President Bush, under election-year pressure to revamp the nation's intelligence-gathering system to help thwart terrorist attacks, is preparing to act on reforms suggested by the Sept. 11 commission.

Bush plans to issue orders early this week, perhaps Monday, to implement recommendations outlined in the commission's report, which highlighted lapses in intelligence that left America vulnerable to the 2001 attacks.

The subject takes on special currency with the announcement Sunday by authorities that they had uncovered a plot by the Al Qaeda terror network to attack five prominent financial institutions in New York City, Washington and Newark, N.J.

Presidential advisers say the administration is not opposed to the panel's most overarching recommendation for a national director of intelligence (search), but were weighing whether the post should be placed inside the White House.

Bush will embrace the recommendations, "but that doesn't mean everything is going to be exactly the same" as the panel has suggested, a senior administration official said Sunday on condition of anonymity.

Currently, the CIA director not only heads his own agency but also oversees the U.S. intelligence community, which has grown to 15 agencies. But the director has neither budgetary authority nor day-to-day operational control of the other agencies, most of which are in the Defense Department (search).

Much of the discussion so far has centered on where in the government flow chart to place a new national director of intelligence and a National Counterterrorism Center (search), which the commission envisions as a joint operational planning and intelligence center staffed by personnel from all the spy agencies.

The commission says both should be established within the Executive Office of the President.

But, said another senior official, who also demanded anonymity: "We want to ensure that the intelligence operators and analysts maintain their autonomy," and "that has to be a key consideration at the issue of where you place either of those."

The administration claims it has already taken steps that respond to some of the 40 recommendations the commission outlined in its 567-page report, released July 22, that highlighted intelligence lapses that led to the attacks that killed nearly 3,000 people.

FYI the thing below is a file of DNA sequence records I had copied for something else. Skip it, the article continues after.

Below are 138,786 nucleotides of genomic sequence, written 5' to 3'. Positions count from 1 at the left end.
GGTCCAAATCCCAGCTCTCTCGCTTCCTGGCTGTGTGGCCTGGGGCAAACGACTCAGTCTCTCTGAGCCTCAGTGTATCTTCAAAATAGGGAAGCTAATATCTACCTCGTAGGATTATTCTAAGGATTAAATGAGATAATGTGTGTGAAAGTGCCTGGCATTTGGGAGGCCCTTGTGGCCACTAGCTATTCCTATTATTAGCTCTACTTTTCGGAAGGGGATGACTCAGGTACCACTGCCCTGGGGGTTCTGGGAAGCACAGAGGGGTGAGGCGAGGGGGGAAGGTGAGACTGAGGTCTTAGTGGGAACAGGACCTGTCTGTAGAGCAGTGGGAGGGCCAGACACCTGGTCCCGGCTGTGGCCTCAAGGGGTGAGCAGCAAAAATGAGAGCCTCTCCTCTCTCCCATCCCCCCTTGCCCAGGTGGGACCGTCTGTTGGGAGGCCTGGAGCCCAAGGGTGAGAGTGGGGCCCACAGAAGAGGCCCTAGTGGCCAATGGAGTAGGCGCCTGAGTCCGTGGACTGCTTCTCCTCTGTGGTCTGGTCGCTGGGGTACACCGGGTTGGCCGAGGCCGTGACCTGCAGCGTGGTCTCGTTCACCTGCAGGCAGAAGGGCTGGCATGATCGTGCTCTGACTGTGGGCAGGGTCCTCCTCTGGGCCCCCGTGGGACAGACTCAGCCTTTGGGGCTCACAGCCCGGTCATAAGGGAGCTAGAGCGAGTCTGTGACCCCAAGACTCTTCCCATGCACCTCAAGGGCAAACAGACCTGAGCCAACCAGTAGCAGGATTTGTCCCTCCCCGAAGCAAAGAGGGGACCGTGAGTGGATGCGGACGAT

The White House has issued its own 20-page report listing actions the administration has taken consistent with the recommendations.

In addition to proposals for the national director of intelligence and the National Counterterrorism Center, it said Bush's senior advisers were preparing recommendations on how best to move forward in the following areas:

— Hire and train more people to collect intelligence.

— Set standards for issuing birth certificates and other forms of identification, such as driver's licenses, to reduce fraud.

— Disclose now-secret parts of the federal budget to let the public know how much money is being spent on intelligence.

— Shift the lead responsibility for directing and executing paramilitary operations, both clandestine and covert, to the Defense Department.

— Improve and set common standards for information-sharing throughout the intelligence community.

— Speed up national security appointments during administration changeovers.

— Set up a national security work force at the FBI comprising analysts, linguists and surveillance specialists to concentrate on national security.

— Regularly assess the strategies used by the Northern Command (search), the only military command focusing solely on defending U.S. soil.

Democratic presidential nominee John Kerry, who has given a blanket endorsement to all the commission's recommendations, accused the administration of dragging its feet on intelligence reform.

"I think this administration has dropped the ball on homeland security," Kerry told "Fox News Sunday." "I think they are now moving to catch up. But what America wants is leadership that's ahead of the curve, that doesn't have to be told by an independent commission — which they, incidentally, fought to prevent."